Corinne McCarthy was on cocaine when she rolled onto her infant daughter, smothering the sleeping baby, a Wake County prosecutor said Thursday.
The child, Natalia, had been born six weeks earlier with the drug in her own system.
McCarthy, 29, was arrested Monday and charged with involuntary manslaughter more than nine months after the death of the 10-pound baby with dark brown hair and brown eyes.
Before she died May 4, Natalia and McCarthy had fallen asleep on a couch in their Old Faison Road house. When McCarthy awoke, she found Natalia wedged between her body and the couch, according to the report on Natalia's autopsy. The child wasn't breathing.
Natalia, who was fed formula, had no cocaine in her system when she died, according to the Wake County Sheriff's Office.
But McCarthy did, said Amy Guy, an assistant district attorney handling the case.
Inside the home, court documents say, investigators found the butt of a marijuana joint in a trash can, white powder in an ashtray under the couch and a blue M&Ms lunchbox containing a bag with white powder residue. They also found a scale and, littering the bedroom floor, empty baggies.
The drug use, coupled with the circumstances of Natalia's birth, led to the decision to charge McCarthy, Guy said Thursday.
Myra Cogdell, a longtime friend of McCarthy's, said this week that she watched with relief as hospital workers took a urine sample from Natalia after her birth March 22.
She thought McCarthy was using cocaine during her pregnancy but had heard only denials. If there was cocaine in Natalia's system, surely the baby would then be kept safe, Cogdell recalled thinking. But after Natalia died, Cogdell was surprised when McCarthy told her that child welfare investigators had come to her house only once.
3 investigator visits
Wake County Child Protective Services workers met with McCarthy three times: at the hospital, once at a public health center and once at her home near Knightdale, spokeswoman Jane Martin said Thursday night.
Efforts to reach McCarthy, who was released from the Wake County jail Wednesday after posting $21,000 bail, were unsuccessful. At her house Wednesday night, knocks went unanswered as loud music poured from the home.
Wake County Child Protective Services plans to release details about its involvement with the mother and daughter in coming days, as state law requires.
No specific N.C. laws
North Carolina, like most states, does not have specific laws to govern situations in which children are born with cocaine or other drugs in their systems.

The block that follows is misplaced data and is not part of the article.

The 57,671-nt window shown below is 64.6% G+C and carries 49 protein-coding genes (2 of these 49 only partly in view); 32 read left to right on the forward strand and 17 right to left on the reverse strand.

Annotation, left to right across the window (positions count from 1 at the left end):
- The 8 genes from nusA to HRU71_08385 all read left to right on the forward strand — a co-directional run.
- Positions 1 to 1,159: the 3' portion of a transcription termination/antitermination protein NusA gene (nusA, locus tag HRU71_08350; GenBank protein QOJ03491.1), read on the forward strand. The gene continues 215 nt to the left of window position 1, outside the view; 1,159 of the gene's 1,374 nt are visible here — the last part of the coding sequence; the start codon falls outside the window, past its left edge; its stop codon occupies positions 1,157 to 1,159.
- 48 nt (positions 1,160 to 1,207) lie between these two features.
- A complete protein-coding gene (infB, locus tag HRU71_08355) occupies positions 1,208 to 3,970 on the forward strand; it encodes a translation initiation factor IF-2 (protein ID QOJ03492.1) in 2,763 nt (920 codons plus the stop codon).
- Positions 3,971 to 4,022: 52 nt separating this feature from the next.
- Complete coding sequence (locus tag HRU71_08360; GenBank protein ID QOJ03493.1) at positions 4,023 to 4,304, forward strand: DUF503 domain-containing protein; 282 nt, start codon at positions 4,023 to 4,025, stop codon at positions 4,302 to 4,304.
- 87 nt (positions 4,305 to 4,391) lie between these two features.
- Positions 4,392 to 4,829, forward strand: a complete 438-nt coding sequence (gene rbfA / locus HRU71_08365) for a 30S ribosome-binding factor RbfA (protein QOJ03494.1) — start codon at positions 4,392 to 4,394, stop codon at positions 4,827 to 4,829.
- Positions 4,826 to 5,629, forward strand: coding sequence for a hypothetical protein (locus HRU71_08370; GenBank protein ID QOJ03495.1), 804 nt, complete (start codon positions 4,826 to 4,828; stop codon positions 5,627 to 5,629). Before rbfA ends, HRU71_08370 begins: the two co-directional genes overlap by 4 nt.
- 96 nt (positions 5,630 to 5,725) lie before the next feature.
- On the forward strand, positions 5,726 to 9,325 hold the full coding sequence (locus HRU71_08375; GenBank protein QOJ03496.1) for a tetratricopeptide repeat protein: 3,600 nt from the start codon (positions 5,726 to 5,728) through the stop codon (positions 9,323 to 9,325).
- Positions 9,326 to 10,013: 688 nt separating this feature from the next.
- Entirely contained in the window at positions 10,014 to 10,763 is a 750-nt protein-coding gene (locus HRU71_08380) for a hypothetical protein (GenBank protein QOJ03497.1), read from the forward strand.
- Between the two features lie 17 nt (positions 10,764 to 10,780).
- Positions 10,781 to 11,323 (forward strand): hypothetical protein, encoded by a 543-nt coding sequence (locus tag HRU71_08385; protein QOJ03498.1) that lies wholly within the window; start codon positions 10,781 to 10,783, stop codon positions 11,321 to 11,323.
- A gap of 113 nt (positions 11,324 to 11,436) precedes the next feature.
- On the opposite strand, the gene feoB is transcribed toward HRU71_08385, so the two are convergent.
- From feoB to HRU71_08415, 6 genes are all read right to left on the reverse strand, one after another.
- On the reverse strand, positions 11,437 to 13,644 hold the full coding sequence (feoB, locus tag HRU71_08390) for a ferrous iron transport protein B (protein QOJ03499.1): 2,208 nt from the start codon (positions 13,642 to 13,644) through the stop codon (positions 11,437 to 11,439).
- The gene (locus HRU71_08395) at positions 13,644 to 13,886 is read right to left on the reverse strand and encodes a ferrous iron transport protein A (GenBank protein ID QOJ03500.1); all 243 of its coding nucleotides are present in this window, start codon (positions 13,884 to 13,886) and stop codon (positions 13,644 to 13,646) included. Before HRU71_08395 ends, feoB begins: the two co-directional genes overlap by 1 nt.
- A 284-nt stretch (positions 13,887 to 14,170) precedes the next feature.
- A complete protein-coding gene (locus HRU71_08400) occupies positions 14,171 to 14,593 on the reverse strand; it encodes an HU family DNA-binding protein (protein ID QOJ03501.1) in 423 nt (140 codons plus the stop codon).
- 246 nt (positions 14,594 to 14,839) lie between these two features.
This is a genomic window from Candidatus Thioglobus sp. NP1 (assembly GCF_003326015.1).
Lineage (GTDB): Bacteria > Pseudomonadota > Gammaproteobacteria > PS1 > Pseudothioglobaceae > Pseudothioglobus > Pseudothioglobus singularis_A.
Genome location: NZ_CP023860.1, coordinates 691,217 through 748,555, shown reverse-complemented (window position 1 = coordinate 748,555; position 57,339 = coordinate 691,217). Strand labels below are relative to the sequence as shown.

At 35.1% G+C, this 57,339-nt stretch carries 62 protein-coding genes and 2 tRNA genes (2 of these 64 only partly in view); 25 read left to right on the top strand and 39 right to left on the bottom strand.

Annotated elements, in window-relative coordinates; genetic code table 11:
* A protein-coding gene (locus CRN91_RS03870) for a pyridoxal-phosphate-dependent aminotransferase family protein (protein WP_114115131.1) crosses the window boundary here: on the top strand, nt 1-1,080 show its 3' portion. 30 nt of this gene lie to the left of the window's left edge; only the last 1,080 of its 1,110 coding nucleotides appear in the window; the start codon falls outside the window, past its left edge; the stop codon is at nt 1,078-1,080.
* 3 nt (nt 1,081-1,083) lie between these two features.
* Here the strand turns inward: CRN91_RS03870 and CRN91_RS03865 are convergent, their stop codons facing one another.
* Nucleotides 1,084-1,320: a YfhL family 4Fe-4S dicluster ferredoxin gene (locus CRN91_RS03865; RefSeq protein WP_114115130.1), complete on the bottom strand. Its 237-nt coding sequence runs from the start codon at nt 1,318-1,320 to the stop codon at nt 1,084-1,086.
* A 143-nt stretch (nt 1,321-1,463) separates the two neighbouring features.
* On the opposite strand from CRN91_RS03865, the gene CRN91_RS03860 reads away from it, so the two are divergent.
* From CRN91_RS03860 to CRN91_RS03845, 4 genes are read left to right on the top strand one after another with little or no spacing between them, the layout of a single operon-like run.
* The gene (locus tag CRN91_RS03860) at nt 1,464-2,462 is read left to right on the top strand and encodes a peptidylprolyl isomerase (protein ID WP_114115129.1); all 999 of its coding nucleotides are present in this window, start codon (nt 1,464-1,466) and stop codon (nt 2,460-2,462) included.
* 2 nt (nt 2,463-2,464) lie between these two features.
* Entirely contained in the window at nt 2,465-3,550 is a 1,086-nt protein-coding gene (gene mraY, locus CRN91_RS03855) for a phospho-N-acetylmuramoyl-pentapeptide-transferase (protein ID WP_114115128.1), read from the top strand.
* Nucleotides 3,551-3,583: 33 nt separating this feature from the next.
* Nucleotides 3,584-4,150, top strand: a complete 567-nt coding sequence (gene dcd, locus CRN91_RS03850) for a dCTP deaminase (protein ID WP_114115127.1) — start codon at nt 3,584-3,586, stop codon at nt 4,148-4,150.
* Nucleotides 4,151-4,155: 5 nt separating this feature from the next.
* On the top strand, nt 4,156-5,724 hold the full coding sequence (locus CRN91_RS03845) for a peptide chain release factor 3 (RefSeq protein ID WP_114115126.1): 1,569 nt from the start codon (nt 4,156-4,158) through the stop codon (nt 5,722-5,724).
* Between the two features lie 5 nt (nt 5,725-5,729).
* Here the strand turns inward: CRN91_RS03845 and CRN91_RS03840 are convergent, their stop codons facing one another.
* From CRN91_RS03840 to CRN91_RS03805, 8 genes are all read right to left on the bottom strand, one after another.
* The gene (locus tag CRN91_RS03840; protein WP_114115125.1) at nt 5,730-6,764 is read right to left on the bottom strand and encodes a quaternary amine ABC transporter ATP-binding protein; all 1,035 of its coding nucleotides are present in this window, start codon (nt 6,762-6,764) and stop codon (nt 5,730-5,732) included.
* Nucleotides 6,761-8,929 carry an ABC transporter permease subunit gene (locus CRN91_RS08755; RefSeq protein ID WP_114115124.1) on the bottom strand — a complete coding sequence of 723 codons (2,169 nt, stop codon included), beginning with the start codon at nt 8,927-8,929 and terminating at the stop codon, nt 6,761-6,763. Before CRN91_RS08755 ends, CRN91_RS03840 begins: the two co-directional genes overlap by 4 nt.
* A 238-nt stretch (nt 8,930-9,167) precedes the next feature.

Twelve other states have reporting procedures written into their laws. Twelve and the District of Columbia automatically classify a drug-tainted birth as child abuse or neglect, according to the National Clearinghouse on Child Abuse and Neglect Information.
The federal Child Abuse Prevention and Treatment Act requires that each state have at least an administrative plan for when a newborn has been exposed to drugs or alcohol.
In North Carolina, protocol requires a case worker to visit a mother and child within 72 hours of the birth, as happened in McCarthy's case, and to ask doctors, relatives and others whether the mother can care for the infant, said JoAnn Lamm, a state health and human services official in charge of child welfare.
Case workers try to let infants remain in their families' homes, Lamm said, except when the baby is at a high risk of neglect or abuse.
Mom's spare home life
Corinne McCarthy lived alone, without a car, in her blue cinderblock house on a rural road off U.S. 64. She didn't work during her pregnancy or after Natalia's birth, family and friends said. Before her pregnancy, she worked waitressing gigs that never became steady jobs.
McCarthy always paid her rent on time, said Letty Liles, her landlady. Liles visited several times and watched McCarthy dote on her newborn. Liles said she didn't suspect drug use but told McCarthy she needed to use a bassinet after seeing Natalia asleep on the couch.
McCarthy had few close friends because the cocaine drove people away, Cogdell said. McCarthy's mother, Nancy, lives in Texas, and other relatives are scattered around the country.
Cogdell and McCarthy met as teenagers when they attended school in Wendell but took different directions, said Cogdell, a nursing student and mother of three. But the women kept in touch, and over the years Cogdell urged her friend to get help.
"She loved that baby but she wasn't strong enough to get away from that drug," Cogdell said. "It's a shame that they didn't just take that baby."
Over the holidays, when McCarthy spent two months with her mother in Austin, Texas, Nancy McCarthy worried that her daughter was suicidal. Corinne McCarthy couldn't watch commercials that showed babies and avoided looking at baby clothing when shopping at department stores, her mother said.
If Corinne McCarthy saw a child that looked like Natalia, "we'd have to leave the store." She cried daily, her mother said.
(News researcher Brooke Cain contributed to this report.)
Staff writer Sarah Ovaska can be reached at 829-4622 or firstname.lastname@example.org.